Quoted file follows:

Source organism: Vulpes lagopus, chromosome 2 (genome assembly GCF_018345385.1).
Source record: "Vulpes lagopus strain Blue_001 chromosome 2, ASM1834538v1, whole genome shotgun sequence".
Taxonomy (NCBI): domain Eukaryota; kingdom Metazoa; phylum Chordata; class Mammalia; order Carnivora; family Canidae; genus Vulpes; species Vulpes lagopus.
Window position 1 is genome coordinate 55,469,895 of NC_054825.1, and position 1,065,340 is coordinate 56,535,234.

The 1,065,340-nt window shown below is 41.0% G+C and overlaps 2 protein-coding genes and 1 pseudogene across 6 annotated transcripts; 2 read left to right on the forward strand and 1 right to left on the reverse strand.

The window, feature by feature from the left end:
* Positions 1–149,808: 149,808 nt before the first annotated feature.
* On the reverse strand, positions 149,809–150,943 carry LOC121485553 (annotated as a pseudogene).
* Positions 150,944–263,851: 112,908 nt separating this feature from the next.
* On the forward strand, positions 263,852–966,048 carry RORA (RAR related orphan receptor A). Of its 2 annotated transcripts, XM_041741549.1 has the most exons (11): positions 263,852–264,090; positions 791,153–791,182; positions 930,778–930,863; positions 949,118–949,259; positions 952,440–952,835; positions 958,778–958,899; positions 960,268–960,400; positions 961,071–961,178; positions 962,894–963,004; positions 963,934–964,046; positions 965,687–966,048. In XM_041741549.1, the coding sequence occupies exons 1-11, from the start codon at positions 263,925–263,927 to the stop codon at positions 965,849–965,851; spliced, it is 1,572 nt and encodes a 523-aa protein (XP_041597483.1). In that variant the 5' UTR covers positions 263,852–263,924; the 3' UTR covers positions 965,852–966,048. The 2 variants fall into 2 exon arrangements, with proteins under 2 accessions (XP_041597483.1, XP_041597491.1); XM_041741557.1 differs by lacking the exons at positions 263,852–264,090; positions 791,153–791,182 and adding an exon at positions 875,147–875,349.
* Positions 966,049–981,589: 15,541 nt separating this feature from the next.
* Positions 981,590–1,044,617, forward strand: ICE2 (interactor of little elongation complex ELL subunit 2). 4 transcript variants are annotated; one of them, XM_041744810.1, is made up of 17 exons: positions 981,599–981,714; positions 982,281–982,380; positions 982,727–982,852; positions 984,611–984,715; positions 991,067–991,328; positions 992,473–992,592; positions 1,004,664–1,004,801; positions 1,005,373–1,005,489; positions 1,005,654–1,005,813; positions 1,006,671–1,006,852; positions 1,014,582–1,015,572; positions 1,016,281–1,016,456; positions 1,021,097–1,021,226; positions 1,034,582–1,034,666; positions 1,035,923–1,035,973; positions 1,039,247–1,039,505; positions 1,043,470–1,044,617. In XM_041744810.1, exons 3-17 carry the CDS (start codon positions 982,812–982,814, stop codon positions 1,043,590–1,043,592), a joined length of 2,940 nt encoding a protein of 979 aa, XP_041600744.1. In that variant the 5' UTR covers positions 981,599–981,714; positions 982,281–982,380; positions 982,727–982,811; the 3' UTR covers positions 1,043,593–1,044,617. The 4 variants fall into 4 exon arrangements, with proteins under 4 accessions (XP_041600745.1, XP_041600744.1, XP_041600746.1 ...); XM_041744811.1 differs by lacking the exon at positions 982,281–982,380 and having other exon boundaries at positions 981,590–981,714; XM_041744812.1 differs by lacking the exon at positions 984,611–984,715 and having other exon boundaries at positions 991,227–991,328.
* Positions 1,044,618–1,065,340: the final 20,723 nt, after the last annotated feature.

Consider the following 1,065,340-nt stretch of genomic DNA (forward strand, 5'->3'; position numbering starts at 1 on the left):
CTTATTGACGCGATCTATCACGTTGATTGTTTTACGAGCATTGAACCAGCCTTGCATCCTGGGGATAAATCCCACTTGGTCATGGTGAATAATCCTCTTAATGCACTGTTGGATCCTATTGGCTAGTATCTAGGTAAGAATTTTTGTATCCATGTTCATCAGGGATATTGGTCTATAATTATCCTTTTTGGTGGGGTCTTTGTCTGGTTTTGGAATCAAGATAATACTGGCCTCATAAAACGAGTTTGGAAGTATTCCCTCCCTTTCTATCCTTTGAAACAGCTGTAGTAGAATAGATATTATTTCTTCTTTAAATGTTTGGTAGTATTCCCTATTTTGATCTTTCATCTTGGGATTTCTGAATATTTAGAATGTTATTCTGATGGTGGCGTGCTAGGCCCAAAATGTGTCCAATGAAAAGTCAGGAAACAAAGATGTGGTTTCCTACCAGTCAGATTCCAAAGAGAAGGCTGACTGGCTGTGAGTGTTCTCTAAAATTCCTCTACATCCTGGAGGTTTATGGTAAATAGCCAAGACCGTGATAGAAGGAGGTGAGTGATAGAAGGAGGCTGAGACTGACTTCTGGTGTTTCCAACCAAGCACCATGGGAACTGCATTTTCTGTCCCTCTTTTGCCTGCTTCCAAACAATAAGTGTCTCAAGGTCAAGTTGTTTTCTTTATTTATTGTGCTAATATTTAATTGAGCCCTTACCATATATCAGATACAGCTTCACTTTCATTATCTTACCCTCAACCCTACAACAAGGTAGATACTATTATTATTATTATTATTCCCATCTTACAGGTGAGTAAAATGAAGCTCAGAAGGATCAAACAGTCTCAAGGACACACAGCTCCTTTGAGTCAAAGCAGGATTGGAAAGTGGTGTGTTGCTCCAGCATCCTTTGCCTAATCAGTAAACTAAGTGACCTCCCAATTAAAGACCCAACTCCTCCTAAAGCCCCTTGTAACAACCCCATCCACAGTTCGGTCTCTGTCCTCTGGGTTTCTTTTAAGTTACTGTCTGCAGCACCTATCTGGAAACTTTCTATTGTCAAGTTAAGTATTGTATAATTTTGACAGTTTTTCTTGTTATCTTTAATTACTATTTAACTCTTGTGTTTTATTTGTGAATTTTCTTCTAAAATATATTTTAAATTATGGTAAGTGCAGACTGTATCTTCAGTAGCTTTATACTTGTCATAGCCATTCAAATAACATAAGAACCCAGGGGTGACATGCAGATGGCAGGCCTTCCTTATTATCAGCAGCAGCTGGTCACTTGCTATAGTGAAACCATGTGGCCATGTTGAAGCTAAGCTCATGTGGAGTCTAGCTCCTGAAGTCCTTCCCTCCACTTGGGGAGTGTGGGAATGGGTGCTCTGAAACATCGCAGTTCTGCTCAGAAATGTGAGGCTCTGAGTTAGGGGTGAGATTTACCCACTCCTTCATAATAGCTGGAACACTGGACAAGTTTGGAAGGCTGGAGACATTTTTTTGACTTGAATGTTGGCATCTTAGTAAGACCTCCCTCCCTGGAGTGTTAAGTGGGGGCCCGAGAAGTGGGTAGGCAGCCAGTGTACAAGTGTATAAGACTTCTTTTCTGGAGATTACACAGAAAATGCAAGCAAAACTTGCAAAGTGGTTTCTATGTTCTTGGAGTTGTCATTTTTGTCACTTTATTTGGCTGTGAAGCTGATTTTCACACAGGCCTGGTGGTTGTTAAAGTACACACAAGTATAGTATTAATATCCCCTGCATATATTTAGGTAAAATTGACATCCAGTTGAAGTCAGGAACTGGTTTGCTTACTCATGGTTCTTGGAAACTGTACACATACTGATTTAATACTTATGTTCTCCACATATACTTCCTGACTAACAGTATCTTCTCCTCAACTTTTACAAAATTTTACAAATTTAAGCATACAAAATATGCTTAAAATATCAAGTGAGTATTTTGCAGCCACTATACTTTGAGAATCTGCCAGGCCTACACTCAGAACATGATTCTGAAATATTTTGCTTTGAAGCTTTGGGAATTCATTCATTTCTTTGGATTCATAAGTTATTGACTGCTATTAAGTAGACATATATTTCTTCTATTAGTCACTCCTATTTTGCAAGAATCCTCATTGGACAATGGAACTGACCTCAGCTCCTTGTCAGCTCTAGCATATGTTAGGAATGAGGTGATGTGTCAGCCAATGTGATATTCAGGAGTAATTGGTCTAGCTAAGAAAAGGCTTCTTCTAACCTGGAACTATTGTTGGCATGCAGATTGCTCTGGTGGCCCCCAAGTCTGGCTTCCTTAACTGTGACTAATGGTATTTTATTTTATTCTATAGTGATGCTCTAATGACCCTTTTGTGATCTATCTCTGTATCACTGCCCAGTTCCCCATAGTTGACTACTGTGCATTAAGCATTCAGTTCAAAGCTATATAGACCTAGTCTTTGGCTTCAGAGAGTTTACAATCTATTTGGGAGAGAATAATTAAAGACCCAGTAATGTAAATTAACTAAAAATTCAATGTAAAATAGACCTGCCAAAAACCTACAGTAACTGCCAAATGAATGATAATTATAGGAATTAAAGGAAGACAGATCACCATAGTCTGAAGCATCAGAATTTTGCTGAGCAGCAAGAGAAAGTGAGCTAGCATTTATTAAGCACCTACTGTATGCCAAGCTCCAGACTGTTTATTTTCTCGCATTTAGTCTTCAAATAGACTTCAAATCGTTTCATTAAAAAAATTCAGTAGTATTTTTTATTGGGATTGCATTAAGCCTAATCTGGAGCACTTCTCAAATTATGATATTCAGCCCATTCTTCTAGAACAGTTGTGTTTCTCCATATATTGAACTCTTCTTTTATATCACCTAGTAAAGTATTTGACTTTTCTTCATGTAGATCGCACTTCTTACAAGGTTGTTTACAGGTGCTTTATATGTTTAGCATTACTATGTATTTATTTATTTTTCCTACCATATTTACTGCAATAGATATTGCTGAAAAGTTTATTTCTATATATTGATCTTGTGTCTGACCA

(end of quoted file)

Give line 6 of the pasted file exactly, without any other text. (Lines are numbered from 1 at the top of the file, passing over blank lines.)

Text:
The window, feature by feature from the left end: